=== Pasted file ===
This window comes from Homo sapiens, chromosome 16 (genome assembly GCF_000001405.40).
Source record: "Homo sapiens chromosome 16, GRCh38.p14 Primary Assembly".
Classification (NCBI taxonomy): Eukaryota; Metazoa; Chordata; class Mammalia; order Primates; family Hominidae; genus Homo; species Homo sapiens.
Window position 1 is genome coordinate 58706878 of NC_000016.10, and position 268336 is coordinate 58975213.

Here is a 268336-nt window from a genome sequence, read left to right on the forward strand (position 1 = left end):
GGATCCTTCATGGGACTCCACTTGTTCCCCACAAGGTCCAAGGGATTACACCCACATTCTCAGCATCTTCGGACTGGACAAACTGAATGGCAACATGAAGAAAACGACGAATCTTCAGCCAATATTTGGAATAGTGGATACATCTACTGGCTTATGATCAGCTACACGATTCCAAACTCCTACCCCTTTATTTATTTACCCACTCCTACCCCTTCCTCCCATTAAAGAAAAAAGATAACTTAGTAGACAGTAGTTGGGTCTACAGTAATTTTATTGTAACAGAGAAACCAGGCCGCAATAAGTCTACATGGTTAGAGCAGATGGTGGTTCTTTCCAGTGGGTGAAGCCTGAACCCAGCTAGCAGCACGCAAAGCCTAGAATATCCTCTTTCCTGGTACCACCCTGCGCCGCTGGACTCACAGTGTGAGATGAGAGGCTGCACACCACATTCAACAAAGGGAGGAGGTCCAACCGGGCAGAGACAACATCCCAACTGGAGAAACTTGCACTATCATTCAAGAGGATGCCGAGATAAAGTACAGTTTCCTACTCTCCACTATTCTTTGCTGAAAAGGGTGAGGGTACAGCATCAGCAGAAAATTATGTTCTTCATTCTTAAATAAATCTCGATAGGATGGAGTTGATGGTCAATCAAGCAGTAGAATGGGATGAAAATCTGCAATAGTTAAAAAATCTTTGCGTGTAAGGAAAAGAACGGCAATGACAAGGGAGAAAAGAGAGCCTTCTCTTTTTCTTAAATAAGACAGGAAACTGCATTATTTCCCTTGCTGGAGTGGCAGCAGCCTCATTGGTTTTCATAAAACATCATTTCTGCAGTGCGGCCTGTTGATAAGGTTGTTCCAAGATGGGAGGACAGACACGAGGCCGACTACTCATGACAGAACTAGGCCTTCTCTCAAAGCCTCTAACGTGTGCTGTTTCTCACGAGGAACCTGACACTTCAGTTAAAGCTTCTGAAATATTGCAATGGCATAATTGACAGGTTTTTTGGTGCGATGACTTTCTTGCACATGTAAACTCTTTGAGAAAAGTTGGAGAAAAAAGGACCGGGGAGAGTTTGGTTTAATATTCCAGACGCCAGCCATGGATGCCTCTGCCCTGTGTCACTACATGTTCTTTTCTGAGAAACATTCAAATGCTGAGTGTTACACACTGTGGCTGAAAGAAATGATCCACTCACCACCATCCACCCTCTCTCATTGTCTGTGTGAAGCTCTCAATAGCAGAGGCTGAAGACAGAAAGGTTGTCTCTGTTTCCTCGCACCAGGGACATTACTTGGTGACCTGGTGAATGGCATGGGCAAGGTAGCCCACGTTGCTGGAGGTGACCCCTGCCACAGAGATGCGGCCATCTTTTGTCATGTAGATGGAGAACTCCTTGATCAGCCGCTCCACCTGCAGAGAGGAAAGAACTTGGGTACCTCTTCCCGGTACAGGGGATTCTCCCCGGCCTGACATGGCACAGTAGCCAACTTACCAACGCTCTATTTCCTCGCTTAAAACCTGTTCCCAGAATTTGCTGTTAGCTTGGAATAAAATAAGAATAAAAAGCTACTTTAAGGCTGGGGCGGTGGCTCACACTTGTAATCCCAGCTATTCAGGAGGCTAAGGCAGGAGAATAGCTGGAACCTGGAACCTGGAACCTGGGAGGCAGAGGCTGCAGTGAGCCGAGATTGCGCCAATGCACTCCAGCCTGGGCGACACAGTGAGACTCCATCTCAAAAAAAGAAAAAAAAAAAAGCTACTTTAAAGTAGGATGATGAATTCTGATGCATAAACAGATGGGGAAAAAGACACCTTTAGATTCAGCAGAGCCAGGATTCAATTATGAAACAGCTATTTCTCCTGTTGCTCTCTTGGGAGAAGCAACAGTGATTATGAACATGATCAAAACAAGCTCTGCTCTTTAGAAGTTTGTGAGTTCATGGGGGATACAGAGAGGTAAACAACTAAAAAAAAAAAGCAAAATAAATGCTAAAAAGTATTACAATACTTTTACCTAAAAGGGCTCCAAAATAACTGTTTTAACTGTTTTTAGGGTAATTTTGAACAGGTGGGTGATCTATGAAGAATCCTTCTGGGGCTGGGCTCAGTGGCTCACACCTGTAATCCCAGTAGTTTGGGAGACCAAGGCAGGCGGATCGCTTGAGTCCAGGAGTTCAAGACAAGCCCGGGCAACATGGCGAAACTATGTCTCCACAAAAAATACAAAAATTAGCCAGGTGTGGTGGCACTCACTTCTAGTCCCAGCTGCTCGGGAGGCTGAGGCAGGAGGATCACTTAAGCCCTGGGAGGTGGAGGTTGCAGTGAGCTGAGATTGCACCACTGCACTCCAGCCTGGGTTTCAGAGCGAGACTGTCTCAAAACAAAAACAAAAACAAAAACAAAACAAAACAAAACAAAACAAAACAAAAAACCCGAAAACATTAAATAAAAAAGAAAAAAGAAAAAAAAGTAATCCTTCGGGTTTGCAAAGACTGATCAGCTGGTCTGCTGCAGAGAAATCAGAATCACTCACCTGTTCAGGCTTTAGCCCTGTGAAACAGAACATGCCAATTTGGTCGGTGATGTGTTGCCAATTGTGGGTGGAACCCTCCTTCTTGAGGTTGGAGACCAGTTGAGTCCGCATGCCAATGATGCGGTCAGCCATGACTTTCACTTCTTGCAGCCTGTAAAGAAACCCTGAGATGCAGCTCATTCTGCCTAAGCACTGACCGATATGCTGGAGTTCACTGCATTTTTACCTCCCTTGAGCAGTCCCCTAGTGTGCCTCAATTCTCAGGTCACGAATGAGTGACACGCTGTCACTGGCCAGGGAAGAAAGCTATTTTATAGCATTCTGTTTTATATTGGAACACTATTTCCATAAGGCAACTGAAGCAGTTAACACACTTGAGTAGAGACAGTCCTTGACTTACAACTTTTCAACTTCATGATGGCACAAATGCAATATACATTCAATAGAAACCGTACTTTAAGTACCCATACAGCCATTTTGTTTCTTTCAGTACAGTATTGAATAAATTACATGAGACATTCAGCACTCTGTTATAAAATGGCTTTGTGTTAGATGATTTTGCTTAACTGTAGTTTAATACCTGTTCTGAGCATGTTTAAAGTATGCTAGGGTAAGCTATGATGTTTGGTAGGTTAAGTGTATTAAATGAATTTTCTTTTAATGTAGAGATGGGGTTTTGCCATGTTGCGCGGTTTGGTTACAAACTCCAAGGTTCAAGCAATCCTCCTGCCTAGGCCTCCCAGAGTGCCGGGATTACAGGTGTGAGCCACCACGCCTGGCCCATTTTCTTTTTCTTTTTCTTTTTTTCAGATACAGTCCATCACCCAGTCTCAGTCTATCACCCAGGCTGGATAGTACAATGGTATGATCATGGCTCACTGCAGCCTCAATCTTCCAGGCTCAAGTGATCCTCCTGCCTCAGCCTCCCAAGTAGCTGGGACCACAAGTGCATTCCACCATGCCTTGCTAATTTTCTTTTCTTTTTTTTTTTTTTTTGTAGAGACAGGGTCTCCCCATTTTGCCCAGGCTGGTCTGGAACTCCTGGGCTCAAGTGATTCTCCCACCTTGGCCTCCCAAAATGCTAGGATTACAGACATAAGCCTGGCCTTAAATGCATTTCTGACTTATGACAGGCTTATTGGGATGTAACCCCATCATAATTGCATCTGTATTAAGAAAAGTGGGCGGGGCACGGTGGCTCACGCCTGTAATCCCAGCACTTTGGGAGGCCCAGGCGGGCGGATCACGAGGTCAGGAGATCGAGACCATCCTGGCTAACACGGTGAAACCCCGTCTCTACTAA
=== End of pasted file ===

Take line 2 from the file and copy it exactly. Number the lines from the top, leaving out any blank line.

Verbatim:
Source record: "Homo sapiens chromosome 16, GRCh38.p14 Primary Assembly".